Although most articles and books on astrology speak of the Four Elements: Fire, Earth, Air, and Water, they seldom discuss the ancient doctrine and how fundamental the elements are to understanding the nature of the signs of the Zodiac.
At some point the importance of these ancient teachings began to be lost or ignored, and the Zodiac-centered astrology of ancient times fell into confusion and misunderstanding as much of it is today.
The original writers on the subject of "natural science" considered everything to be composed of a specific mixture of four "vapors" which were originally thought of as hot, wet, cold and dry. These fundamental states only exist as combinations; they cannot manifest by themselves. The philosophers began to think of the closest representation in our world to these pure, unmanifest states of matter, and referred to their manifest forms as fire, water, earth and air.
Fire was considered hot and dry, water as wet and cold, air as hot and wet, and earth as cold and dry. These ideas were based on the cycles of nature and the changing of the seasons. In order for a seed to sprout, it needs the warmth of sunlight and the wetness of water in order to balance the cold and dry condition of the earth from which it grows. This is a basic example of the thinking that was fundamental to Galen, Hippocrates and the other founders of medicine. We find that Aristotle and his teacher Plato, as did his teacher Socrates, spoke of fire, water, earth and air; some scholars think that Plato was the first to call them "elements" or fundamental substances.
During the Roman Empire, Manilius, the famous poet-astrologer, explained the grouping of three signs that are equidistant from one another as being part of the same Trigon. This is because of the reverence that the Greeks held for the triangle as a perfect, harmonious and balanced form. In the wheel of the Zodiac, Aries, Leo and Sagittarius are all equidistant from one another. To the ancients, this meant that planets in these signs acted in harmony with one another. The four Trigons belonged to Aries, Cancer, Libra and Capricorn, because these were the Cardinal (leading) signs of each group. A whole system of analyzing horoscopes started from whether a person was born by day or night, so that it could be determined whether the Sun or Moon was the "sect light." From there the cosmic condition of the planets associated with the trigon could be used to study the character and predict one's fortune and misfortune.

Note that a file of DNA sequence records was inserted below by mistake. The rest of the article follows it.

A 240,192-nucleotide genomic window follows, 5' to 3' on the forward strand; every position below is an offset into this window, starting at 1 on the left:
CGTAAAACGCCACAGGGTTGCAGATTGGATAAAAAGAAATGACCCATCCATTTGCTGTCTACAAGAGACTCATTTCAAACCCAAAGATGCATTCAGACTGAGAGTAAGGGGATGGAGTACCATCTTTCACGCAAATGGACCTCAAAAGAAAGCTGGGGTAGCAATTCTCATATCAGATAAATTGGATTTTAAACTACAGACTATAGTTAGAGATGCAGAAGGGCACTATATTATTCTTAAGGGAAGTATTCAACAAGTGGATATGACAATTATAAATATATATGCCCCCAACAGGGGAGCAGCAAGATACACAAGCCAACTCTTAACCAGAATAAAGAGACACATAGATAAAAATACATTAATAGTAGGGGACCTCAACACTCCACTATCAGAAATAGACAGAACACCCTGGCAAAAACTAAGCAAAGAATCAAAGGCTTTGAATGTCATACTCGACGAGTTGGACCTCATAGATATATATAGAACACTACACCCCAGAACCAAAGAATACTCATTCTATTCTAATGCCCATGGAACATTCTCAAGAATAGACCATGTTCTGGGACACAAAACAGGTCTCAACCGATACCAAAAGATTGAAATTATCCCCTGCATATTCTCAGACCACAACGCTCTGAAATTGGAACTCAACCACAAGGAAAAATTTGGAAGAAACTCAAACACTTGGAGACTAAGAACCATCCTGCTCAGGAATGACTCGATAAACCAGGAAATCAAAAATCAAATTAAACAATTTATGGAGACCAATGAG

During the Hellenistic era, when the ancient doctrine of astrology was codified on the basis of Platonic philosophy, we began to see the Trigons associated with the elements. We started to see statements like "the signs of the Aries Trigon partake of a hot and dry, fiery nature." Elemental theory was also the basis of medicine, in which the individual temperament, character and personality were understood by the humors. Even through the Renaissance, all doctors were astrologers and the classical doctrines remained consistent. Shakespeare and other authors were all masters of the humors; they used their understanding of natural science to create their fictional characters or describe historical ones. Eventually, however, much of the doctrine of sect and the Trigons was lost, and few astrologers undertook the ancient teaching of the humors and elements. Astrologers had to simplify their terms to make sense of what bits and pieces of the System of Hermes remained.
Today, most astrologers simply refer to the signs by the elements, and have left behind the concepts of the humors, sect and balance. They define the presence of the planets in the signs by ideas that they don't know the origin of. The doctrine of astrology was very detailed and specific to the ancients, and brought medicine, psychology, mathematics and the other sciences into a unified whole. The ancient elements are very useful, and are well known to those that practice Tarot and other metaphysical methods. Even many counselors and psychologists have begun to see how universal the humors and elements are, and have adapted them to their modern practice. They are quite useful when working with diet, relationships and other aspects of life. In other words, the ancient elements are still being used by the wise to help guide individuals toward health, happiness and balance, even in this modern, technological world. Use the links below to learn more about each of the four elements: